From the Iron City comes this bit of disturbing news:
Via ESPN.com, the story from the Pittsburgh Post-Gazette is that the Pirates are trying to re-sign its double play combo, which is a particular challenge because neither player will reportedly agree to a deal unless he's sure that the other will, too.
With Major League Baseball's July 31 trade deadline looming, the middle infielders were approached recently by the Pirates about multiyear contract extensions, according to the Pittsburgh Post-Gazette.
It's only natural that the few fans left in Pittsburgh would be wondering about the Pirates, who have already traded away Nyjer Morgan, Sean Burnett, Eric Hinske and most notably Nate McLouth this year and Jason Bay, Xavier Nady and Damaso Marte last year, among others. There was a lot of coverage of the frustration of the fans and especially the players, including Wilson himself, when the second trade was made last month, though Wilson later apologized for that.
As a fan, or even player, it's understandable why people might be put off by these moves. After all, these are the players you've been watching for years, in some cases, players you know, players who may have done good things in your favorite team's uniform, and from whom you always hoped for more. Nate McLouth was an All-Star and won a Gold Glove! Bay was the Pirates' franchise player! Nady was hitting .330 at the time! Nyjer Morgan was...I dunno...decent!?
But being trades, you have to examine what the Bucs got in return for all their trouble. The Nady trade got them four prospects, including 20-year old Jose Tabata, who could still be a very good player, a current member of their starting rotation in Ross Ohlendorf and a bullpen cog in Jeff Karstens. The Jason Bay trade netted them thirdbaseman Andy LaRoche, who's got a solid minor league record and is only 25, plus three other prospects.
Nate McLouth, who was overrated, about to get expensive and blocking top prospect Andrew McCutchen (who's been very good, by the way) got them three more prospects. And none of the guys traded away, other than Bay, is a star or is likely to become one. For that matter, even Bay hardly qualifies as a "star", but he's closer than the rest were.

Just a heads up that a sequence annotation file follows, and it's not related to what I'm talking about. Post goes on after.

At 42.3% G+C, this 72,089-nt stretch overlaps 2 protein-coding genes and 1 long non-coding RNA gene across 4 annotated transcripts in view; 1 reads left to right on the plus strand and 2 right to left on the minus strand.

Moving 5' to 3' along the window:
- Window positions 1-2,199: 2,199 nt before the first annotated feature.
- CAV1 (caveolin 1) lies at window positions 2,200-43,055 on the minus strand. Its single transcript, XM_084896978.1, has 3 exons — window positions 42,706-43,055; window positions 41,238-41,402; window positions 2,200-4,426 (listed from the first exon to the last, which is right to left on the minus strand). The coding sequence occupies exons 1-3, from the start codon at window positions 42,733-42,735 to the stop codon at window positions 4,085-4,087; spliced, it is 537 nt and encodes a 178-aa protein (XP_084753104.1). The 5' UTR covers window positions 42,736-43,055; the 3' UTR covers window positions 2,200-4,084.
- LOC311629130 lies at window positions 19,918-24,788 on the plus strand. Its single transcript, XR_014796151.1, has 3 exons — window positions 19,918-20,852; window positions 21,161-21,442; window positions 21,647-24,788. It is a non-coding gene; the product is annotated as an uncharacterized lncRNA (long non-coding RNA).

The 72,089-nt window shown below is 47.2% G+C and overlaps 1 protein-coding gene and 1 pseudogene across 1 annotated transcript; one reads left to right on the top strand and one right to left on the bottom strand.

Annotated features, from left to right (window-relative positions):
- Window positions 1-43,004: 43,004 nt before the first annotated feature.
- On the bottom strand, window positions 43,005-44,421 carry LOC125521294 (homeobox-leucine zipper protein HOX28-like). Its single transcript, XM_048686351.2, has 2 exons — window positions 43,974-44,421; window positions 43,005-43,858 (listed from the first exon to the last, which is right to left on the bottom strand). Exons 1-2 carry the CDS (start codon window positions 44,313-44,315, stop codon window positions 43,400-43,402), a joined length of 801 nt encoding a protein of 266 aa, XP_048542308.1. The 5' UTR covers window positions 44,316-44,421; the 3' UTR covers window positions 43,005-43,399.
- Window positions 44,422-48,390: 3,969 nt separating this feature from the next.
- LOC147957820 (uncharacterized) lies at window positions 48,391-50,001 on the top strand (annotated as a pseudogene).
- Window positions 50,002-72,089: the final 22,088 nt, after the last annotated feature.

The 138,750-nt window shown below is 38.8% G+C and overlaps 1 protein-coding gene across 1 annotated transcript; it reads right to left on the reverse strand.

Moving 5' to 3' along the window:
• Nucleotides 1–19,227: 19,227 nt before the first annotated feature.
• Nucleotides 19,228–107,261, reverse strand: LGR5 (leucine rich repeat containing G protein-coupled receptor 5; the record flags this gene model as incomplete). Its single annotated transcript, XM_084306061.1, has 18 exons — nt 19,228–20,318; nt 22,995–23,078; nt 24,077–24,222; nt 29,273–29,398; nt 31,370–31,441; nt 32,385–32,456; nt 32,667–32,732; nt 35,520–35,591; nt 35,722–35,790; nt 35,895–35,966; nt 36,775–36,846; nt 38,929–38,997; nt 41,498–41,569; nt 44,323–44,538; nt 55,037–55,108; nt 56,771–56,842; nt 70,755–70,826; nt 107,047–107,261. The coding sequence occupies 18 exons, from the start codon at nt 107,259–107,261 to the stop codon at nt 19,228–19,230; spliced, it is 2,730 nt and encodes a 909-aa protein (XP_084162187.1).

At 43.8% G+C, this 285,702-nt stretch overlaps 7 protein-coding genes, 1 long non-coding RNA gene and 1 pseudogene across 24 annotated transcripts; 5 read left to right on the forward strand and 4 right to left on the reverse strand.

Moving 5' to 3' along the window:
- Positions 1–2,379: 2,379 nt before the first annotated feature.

This is a team that has not had a winning record since 1992, that has not finished higher than 4th place in its division in a decade, that has averaged 95 losses for the last three years and is again on a pace to finish last in the NL Central. They do not need to be paying millions of dollars to guys like McLouth and Nady, who in their career years only improve the club by about 4-5 wins compared to a replacement level guy.
So what do they want with Wilson and Sanchez, who appear to be 1-2 win players, at best?
Jack Wilson is one of the better defensive shortstops in baseball, I'll give you that. John Dewan's +/- metric regularly rates him between 10 and 30 plays better than an average shortstop, and he's +20 this year in just over half a season.
But he's a below average hitter, even for a shortstop. The MLB average for shortstops this year is .266/.322/.383 while Wilson is hitting .270/.302/.402. The OPSs are almost exactly the same, and would suggest that Wilson is at least mediocre, until you take into account that OBP is more important than slugging percentage. Recognize, too, that Wilson is already 31 years old, past his prime as a hitter, and likely only to plateau or decline from here on out.
The Pirates have him under contract for $7.4 million, making him the highest paid player on the team. They have an $8.4 million option for 2010 with a $600,000 buyout, which would seem to be the smart route, but GM Neal Huntington is talking about signing Wilson to a contract extension. Unless that extension includes voiding the 2010 option and paying Wilson something like $2 million a year, I don't see how the Pirates benefit from any such deal.
Sanchez is sort of the anti-Wilson, as he's an above average hitter for a secondbaseman but a poor defender. The MLB average for second basemen this year is .270/.335/.413, for a 748 OPS. Sanchez is hitting .316/.356/.478, slightly but not incredibly above his career average. Depending on whose numbers you want to use, he's either dreadful or just bad.
His Zone Rating is 19th among MLB secondbasemen this year. Baseball Prospectus measures him as -1 FRAA this year, after a -6 mark last season. The Hardball Times ranks him 8th in RZR. Fangraphs ranks him 7th in UZR/150. Bill James Online has him as -6 plays, and -2 runs, i.e. below average, but not severely so. His bat makes up for that, but because so much of his value as a hitter is tied up in his batting average, which tends to be a volatile commodity, if he slips to being a .285 hitter instead of a .315 hitter, suddenly he's below average overall.